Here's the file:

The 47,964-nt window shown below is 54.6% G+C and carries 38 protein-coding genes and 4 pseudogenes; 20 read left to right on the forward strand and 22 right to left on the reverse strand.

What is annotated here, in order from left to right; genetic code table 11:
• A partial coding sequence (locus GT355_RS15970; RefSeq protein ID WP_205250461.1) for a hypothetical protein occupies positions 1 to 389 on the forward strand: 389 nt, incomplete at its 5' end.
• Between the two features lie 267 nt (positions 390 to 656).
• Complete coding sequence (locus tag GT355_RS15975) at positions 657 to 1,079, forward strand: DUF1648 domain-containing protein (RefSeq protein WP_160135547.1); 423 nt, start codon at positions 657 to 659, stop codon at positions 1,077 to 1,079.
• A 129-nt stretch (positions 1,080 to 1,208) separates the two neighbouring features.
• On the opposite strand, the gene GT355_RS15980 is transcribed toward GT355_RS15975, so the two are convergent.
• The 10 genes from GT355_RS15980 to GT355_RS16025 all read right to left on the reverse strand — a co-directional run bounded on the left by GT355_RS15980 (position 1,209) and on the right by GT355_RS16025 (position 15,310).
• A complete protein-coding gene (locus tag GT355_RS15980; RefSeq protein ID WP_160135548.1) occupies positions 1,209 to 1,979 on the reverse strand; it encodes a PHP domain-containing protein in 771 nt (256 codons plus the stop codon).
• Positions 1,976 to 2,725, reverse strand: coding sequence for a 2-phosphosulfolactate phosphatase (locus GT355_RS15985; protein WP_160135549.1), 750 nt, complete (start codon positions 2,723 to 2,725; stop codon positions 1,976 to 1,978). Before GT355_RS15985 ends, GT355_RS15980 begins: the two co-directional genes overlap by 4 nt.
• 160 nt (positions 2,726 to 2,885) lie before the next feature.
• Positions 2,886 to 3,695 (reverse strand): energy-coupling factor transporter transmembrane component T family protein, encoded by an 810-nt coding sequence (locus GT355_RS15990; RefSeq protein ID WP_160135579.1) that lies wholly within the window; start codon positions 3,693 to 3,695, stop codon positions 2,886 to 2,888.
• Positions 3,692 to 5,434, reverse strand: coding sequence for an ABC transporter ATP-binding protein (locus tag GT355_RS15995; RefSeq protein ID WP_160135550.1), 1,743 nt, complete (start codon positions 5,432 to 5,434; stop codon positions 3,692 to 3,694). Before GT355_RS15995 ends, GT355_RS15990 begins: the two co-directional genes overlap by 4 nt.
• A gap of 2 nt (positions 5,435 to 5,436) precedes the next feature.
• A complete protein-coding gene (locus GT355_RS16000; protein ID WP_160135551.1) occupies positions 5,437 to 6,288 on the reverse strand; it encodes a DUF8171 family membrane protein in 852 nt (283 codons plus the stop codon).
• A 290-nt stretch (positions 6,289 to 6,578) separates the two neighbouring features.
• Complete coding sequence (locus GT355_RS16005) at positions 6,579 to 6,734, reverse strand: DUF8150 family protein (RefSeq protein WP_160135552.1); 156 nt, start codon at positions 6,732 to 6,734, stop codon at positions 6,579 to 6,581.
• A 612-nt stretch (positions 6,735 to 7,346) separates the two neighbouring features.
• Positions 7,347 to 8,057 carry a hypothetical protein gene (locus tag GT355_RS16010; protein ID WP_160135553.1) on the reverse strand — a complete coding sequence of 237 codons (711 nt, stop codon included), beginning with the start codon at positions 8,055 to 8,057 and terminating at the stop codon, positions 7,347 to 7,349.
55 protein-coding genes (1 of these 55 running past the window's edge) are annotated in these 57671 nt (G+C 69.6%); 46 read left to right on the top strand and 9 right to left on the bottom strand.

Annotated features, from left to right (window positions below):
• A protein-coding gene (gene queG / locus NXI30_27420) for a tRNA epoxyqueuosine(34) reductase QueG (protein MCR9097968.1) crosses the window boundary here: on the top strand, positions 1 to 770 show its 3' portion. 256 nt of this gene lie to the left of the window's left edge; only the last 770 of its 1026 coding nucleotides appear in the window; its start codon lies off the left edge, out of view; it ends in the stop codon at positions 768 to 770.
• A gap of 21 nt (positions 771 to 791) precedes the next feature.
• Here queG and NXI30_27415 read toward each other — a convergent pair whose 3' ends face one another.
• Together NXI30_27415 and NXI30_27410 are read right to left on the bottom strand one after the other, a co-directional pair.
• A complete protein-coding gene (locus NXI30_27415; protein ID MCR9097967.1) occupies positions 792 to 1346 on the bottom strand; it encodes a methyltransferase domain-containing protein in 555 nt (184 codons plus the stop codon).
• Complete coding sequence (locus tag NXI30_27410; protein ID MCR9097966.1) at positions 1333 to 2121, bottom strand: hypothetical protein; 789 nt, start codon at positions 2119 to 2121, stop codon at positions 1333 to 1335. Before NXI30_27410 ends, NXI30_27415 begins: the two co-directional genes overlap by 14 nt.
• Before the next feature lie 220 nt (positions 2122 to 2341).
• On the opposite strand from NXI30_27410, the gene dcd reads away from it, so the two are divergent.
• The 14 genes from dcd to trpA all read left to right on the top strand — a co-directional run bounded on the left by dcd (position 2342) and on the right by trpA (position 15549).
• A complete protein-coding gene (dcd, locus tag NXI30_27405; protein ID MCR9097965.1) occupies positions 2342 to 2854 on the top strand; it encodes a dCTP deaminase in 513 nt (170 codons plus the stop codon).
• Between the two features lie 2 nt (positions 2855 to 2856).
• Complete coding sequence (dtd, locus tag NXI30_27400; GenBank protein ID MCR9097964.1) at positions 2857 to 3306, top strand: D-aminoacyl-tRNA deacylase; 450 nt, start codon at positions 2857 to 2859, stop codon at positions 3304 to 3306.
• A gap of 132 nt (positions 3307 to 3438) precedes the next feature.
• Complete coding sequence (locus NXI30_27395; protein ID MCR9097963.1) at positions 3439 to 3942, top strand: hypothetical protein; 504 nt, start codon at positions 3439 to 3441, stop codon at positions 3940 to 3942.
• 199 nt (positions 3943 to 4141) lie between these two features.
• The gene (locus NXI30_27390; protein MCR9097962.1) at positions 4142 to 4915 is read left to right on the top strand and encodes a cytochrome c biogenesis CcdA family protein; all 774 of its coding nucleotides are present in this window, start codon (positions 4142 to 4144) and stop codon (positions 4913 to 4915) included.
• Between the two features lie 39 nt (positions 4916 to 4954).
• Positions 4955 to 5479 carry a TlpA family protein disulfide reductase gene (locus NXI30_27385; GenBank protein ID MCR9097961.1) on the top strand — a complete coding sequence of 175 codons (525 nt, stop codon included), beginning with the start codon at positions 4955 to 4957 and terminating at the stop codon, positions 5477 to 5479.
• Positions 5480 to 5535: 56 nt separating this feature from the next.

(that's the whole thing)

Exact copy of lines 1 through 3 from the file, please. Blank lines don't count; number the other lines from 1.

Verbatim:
The 47,964-nt window shown below is 54.6% G+C and carries 38 protein-coding genes and 4 pseudogenes; 20 read left to right on the forward strand and 22 right to left on the reverse strand.

What is annotated here, in order from left to right; genetic code table 11:
• A partial coding sequence (locus GT355_RS15970; RefSeq protein ID WP_205250461.1) for a hypothetical protein occupies positions 1 to 389 on the forward strand: 389 nt, incomplete at its 5' end.